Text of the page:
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anion(ăn`ī'ən), atom or group of atoms carrying a negative charge. The charge results because there are more electrons than protons in the anion. Anions can be formed from nonmetals by reduction (see oxidation and reductionoxidation and reduction,
complementary chemical reactions characterized by the loss or gain, respectively, of one or more electrons by an atom or molecule. Originally the term oxidation
..... Click the link for more information. ) or from neutral acids (see acids and basesacids and bases,
two related classes of chemicals; the members of each class have a number of common properties when dissolved in a solvent, usually water. Properties
..... Click the link for more information. ) or polar compounds by ionization. Anionic species include Cl−, SO4−−, and CH3COO−. Highly colored intermediates in organic reactions are often radical anions (anions containing an unpaired electron). Saltssalt,
chemical compound (other than water) formed by a chemical reaction between an acid and a base (see acids and bases). Characteristics and Classification of Salts
The most familiar salt is sodium chloride, the principal component of common table salt.
..... Click the link for more information. are made up of anions and cationscation
, atom or group of atoms carrying a positive charge. The charge results because there are more protons than electrons in the cation. Cations can be formed from a metal by oxidation (see oxidation and reduction), from a neutral base (see acids and bases) by protonation, or
..... Click the link for more information. . See ionion,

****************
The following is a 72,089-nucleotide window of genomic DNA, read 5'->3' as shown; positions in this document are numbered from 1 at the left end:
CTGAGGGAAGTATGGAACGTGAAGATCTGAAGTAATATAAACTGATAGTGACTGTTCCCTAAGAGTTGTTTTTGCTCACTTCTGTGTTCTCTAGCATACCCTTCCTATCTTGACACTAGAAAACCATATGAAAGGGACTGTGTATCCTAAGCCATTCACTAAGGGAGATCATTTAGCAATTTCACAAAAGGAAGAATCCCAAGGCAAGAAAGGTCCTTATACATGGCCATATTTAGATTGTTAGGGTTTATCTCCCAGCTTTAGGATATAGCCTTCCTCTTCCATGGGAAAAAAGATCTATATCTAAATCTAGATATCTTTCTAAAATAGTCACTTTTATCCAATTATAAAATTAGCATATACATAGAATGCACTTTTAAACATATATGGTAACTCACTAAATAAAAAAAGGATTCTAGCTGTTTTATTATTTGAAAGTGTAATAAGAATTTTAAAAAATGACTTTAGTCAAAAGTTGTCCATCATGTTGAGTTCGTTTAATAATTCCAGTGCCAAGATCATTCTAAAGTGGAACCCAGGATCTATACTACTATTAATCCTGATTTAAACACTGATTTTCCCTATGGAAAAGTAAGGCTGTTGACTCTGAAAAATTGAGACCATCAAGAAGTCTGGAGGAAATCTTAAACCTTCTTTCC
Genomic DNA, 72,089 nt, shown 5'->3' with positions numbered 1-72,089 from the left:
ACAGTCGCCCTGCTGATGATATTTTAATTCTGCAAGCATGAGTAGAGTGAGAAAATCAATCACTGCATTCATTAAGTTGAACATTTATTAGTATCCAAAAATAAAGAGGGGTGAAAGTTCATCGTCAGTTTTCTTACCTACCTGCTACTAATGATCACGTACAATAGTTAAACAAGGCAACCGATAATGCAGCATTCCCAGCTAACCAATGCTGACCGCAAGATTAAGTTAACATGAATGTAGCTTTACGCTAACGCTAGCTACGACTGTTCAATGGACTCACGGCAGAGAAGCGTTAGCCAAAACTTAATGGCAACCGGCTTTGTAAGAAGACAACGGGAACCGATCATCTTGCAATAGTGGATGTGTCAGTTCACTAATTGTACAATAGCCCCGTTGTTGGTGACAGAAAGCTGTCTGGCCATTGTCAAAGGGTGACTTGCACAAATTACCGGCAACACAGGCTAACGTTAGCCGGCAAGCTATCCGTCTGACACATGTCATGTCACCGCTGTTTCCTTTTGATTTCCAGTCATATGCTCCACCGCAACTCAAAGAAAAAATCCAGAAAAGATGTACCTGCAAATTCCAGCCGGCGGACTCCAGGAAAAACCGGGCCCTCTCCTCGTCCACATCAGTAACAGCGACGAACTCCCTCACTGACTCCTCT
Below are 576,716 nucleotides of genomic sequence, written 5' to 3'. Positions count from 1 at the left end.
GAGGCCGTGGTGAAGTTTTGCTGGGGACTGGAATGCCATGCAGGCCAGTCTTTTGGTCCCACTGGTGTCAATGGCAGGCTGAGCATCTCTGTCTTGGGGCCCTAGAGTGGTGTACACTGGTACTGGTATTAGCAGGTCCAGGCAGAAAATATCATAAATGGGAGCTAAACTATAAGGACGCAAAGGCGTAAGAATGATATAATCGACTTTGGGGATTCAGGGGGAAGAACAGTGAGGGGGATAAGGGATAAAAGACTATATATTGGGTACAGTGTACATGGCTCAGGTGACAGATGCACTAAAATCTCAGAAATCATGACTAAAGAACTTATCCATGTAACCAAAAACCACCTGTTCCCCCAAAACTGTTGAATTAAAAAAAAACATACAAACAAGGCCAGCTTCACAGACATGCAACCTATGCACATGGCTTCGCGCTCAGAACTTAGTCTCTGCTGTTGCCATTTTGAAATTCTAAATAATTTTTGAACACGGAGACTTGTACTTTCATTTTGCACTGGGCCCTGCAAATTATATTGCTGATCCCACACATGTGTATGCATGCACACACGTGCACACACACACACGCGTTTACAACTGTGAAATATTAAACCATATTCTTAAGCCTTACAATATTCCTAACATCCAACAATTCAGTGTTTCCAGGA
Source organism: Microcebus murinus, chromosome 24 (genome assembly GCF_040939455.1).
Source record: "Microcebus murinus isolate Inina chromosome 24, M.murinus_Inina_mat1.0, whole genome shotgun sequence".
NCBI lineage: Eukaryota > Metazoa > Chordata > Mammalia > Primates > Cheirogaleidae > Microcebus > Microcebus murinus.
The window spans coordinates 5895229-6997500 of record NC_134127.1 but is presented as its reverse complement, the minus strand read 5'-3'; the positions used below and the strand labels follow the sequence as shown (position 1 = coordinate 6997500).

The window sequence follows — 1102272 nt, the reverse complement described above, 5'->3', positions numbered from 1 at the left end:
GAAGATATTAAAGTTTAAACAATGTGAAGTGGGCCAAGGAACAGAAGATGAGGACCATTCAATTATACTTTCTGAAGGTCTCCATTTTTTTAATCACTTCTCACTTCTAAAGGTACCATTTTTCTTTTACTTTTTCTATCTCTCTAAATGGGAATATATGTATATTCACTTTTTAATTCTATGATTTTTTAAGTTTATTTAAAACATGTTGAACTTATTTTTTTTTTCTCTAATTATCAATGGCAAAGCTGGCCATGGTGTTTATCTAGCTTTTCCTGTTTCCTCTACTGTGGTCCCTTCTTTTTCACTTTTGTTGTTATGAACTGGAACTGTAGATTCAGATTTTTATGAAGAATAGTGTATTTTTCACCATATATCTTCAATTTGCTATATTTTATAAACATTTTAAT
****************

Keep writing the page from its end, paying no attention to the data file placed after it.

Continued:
atom or group of atoms having a net electric charge. Positive and Negative Electric Charges
A neutral atom or group of atoms becomes an ion by gaining or losing one or more electrons or protons.
..... Click the link for more information. .
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An ion that is negatively charged.
McGraw-Hill Dictionary of Scientific & Technical Terms, 6E, Copyright © 2003 by The McGraw-Hill Companies, Inc.
a negatively charged ion; an ion that is attracted to the anode during electrolysis
Collins Discovery Encyclopedia, 1st edition © HarperCollins Publishers 2005
ion(1) (IDL On the Net) See IDL.
(2) (ION) An NVIDIA graphics platform typically used in Atom-based netbooks. See Intel Atom.
(3) An ion is an atom with fewer or greater electrons than normal as a result of radiation or chemical reaction. A positive ion, called a "cation" (pronounced "cat-eye-en"), has one or more electrons stripped out, which means it has fewer electrons in its electron shells than it has protons in its nucleus. A negative ion, called an "anion" (pronounced "an-eye-en"), is an atom that has one or more electrons forcibly added.
Cations, Anions, Cathodes and Anodes
Although one might think cations are in cathodes and anions are in anodes, the opposite is true. When the terms were coined, the concept was that positive cations were attracted to the negative cathode, and negative anions were attracted to the positive anode.
Batteries Contain Positive and Negative Ions
In a battery, there are positive ions on one side and negative ions on the other. When a conductor is placed in between to complete the circuit, the electrons flow from the negative ions to the positive side where they join the positive ions. See ion deposition.
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